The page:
I was watching the big events between games at the ClearlyContacts.ca Beach Volleyball Open at Kits beach. My son was playing. He and his partner lost a hard-fought battle in the quarter finals. I was cheering from the sidelines as I've done for many years for many sports for many kids as a mom and as a teacher. I’m a big fan of the power of competitive sports to inspire kids through passionate experiences. I add this so no one thinks I’m against sports or don’t understand their importance.
Certainly our premier thinks sports events are important enough to tweet about. She’s not alone of course: hours and hours of TV and radio time and pages and pages of newsprint have been dedicated to sports, along with millions of social media mentions. You would be hard-pressed to find someone who didn't know what happened at Wimbledon or hasn't followed at least some of the highlights at the World Cup. And compensation is commensurate with the attention we pay. As a runner-up at Wimbledon, 20-year old Genie won $1,492,000. The World Cup winning team in Brazil will win $35,000,000. This is just the icing on the cake for someone like Netherlands winger Arjen Robben who makes $7,500,000 a year in his day job.
I would argue, however, that there are many much more important things that we don’t seem to be paying attention to at all. Buried in the tweets about sports and celebrities, for example, you might find some about the amazing work of the incredible teachers around the world. I didn't find one in Christy Clark’s feed. Maybe I missed it. But if we pay wages according to what’s important to us and what’s important is revealed through what we pay attention to, it isn't surprising that we are still quibbling over wages for teachers in BC. Indeed, our premier has castigated teachers for their greediness in desiring a wage increase. What she means, really, is that she thinks the work teachers do doesn't matter enough to the people of BC to deserve more. Choices need to be made.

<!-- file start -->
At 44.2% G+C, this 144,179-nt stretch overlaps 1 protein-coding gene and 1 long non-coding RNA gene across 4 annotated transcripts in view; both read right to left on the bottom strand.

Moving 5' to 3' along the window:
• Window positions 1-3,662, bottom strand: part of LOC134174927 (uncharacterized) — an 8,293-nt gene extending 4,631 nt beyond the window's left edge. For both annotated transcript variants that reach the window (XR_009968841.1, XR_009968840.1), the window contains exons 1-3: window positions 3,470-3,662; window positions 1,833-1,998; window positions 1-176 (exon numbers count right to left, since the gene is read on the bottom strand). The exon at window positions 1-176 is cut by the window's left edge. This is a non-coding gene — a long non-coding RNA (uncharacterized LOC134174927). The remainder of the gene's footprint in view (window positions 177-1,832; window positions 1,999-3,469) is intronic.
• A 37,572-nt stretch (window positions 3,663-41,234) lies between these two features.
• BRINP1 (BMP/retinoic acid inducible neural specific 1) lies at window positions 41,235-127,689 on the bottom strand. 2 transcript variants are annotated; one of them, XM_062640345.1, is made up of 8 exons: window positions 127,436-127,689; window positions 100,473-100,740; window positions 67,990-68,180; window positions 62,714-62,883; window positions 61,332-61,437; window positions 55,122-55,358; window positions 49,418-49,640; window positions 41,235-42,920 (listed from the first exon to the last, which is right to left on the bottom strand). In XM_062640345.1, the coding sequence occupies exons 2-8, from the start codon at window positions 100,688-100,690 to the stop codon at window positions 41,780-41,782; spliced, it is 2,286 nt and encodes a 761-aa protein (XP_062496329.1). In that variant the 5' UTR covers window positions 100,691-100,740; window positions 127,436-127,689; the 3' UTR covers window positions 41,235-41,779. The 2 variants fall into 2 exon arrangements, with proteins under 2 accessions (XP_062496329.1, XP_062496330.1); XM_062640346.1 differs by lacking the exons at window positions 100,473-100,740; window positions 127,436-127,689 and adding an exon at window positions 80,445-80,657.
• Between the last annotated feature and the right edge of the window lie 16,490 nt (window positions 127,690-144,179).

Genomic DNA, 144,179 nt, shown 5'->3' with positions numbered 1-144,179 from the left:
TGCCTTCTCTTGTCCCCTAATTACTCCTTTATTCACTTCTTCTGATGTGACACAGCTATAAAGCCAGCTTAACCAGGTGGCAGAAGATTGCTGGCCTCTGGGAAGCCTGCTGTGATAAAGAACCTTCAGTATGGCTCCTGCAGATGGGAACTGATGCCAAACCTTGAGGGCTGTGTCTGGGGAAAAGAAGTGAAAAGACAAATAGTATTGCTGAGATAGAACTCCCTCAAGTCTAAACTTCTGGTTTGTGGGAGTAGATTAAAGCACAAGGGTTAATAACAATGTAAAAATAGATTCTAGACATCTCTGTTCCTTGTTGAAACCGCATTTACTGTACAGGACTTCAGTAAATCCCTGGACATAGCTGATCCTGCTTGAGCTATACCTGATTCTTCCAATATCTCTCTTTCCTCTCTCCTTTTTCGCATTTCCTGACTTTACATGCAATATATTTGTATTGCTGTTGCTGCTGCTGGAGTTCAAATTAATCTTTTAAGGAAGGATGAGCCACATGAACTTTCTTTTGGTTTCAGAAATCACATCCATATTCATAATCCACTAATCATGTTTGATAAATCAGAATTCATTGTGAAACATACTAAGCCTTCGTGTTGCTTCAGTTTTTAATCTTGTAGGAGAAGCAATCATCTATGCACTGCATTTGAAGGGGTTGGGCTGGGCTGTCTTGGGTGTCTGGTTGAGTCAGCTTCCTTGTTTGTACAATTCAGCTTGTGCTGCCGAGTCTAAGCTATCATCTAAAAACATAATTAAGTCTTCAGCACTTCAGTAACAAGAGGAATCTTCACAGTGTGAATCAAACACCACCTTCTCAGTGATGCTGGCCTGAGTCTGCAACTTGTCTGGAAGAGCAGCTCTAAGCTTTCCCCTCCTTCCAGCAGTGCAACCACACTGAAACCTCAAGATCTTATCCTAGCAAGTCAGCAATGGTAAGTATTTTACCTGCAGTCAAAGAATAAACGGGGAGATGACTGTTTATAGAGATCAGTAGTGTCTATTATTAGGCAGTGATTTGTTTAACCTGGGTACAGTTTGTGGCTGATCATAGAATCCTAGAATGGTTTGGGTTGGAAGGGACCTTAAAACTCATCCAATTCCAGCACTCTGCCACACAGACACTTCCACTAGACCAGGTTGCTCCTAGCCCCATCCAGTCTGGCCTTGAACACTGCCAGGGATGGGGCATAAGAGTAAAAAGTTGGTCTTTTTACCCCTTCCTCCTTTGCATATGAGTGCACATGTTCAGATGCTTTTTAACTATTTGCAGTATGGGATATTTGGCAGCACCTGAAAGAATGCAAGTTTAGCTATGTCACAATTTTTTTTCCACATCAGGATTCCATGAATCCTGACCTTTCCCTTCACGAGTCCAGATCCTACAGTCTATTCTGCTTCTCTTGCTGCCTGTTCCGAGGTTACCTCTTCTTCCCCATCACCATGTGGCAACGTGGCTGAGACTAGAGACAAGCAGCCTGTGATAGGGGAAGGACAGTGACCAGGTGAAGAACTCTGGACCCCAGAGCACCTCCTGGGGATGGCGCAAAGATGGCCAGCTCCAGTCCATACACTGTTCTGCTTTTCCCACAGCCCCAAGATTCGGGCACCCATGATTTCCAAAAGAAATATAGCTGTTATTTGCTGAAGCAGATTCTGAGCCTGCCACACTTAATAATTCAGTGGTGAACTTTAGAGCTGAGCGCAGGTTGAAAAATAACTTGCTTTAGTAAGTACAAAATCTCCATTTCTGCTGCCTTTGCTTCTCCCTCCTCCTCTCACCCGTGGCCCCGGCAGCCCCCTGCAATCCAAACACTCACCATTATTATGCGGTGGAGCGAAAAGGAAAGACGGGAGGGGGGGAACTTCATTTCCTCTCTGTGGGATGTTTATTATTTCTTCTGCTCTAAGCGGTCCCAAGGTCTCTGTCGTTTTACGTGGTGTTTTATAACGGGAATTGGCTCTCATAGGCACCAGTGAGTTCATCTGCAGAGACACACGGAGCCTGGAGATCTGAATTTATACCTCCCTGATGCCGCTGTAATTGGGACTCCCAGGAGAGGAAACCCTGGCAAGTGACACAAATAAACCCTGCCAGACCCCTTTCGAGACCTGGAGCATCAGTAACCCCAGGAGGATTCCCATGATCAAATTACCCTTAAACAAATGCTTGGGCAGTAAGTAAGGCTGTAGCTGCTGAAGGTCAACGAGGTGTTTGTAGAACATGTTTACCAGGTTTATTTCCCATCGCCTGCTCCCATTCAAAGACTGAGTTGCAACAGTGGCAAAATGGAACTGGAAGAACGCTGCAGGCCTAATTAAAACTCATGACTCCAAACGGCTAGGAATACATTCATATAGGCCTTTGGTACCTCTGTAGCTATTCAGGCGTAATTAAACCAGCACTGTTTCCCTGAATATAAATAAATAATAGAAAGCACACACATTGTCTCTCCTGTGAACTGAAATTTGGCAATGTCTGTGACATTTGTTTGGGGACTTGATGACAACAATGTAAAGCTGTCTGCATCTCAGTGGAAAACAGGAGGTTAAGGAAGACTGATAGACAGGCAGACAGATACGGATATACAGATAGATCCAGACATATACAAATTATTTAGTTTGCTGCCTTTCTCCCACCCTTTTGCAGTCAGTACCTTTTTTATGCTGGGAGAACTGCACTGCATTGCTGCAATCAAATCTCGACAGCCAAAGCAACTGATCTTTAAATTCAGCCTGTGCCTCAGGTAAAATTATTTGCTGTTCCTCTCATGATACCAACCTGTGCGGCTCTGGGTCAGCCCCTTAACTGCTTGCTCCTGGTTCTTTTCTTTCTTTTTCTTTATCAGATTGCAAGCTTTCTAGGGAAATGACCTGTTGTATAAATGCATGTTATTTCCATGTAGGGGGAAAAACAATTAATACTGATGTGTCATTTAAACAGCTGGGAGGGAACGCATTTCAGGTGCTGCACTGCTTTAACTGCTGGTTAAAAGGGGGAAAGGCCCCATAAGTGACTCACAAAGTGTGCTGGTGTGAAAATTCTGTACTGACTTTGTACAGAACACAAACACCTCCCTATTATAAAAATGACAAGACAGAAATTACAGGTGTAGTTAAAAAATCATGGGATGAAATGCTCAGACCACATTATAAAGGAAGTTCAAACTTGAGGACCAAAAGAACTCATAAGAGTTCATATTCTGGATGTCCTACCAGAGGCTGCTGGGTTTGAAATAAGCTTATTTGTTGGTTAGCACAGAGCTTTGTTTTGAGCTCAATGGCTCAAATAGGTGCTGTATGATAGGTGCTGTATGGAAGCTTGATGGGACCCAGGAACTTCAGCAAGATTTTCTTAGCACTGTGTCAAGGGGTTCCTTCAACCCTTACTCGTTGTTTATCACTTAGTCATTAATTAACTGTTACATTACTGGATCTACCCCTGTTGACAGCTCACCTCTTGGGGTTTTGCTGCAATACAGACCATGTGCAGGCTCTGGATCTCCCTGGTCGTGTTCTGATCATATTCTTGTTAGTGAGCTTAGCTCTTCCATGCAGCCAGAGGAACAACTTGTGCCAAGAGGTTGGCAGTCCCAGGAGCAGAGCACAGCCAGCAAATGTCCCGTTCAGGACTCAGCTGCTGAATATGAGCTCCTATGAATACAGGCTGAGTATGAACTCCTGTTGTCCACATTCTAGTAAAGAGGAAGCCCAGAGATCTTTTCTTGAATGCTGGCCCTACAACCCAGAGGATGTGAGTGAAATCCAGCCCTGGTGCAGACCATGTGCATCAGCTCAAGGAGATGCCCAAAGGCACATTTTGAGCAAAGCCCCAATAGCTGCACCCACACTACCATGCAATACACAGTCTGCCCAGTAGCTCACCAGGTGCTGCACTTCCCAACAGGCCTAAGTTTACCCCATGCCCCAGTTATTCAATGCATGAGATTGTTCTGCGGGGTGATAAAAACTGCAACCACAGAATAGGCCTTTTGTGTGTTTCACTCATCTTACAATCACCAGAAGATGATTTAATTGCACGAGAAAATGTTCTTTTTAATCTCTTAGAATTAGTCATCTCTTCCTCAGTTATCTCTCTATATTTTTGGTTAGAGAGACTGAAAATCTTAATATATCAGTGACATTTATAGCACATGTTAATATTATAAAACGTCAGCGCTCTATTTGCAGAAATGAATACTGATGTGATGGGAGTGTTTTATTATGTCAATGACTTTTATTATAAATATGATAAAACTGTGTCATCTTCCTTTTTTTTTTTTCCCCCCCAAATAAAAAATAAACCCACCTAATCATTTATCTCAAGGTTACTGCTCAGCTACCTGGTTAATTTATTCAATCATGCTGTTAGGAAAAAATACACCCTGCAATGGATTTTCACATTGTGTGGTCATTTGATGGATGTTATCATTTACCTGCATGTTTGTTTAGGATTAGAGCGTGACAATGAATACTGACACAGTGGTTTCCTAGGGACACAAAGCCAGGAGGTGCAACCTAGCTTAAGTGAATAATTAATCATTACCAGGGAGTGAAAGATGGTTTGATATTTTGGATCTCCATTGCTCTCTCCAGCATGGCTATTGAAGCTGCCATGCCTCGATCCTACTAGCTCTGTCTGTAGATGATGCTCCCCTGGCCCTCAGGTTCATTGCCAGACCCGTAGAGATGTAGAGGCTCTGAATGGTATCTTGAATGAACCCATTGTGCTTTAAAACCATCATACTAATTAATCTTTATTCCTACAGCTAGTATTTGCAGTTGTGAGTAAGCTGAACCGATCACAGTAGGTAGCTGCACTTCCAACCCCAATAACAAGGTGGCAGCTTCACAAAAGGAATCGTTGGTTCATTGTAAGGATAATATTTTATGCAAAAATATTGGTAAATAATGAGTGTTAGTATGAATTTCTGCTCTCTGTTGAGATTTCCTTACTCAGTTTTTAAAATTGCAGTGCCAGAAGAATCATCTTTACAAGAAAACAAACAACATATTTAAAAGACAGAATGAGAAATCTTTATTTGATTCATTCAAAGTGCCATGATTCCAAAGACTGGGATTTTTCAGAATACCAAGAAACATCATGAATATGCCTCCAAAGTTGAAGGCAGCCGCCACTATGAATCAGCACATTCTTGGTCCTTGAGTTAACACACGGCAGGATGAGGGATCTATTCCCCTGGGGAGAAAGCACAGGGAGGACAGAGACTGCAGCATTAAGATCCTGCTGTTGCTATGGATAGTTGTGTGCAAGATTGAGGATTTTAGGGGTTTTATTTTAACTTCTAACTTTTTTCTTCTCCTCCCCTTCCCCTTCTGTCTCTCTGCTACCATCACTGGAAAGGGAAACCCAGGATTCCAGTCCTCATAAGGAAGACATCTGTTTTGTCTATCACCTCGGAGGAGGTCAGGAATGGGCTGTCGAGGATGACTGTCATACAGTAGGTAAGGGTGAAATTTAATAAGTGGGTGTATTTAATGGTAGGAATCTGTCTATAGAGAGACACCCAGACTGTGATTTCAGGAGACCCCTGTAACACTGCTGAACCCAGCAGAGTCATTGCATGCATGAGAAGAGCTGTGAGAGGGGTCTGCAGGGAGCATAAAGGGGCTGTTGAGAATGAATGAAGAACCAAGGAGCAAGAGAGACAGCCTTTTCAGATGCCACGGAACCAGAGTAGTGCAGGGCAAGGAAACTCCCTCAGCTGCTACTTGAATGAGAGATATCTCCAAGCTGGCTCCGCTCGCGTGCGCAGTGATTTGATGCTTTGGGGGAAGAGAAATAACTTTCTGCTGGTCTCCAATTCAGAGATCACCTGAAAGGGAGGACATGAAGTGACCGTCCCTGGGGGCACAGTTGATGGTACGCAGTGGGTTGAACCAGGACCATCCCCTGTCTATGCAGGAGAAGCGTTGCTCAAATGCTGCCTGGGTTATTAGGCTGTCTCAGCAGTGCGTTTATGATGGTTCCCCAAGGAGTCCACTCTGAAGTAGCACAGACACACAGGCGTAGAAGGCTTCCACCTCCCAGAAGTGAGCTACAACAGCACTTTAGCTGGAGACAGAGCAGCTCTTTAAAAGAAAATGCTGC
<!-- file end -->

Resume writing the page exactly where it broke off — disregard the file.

When I imagine an alternate universe, I don’t really wish teachers made millions. Disproportionate wages are always at the cost of someone in the community. But In my alternate universe the premier would tweet about teachers - and the many other extraordinary people who contribute to the health of our community - at least as often as she tweets about the White Caps or the Canucks. Perhaps under such leadership we might begin to rethink what's most important.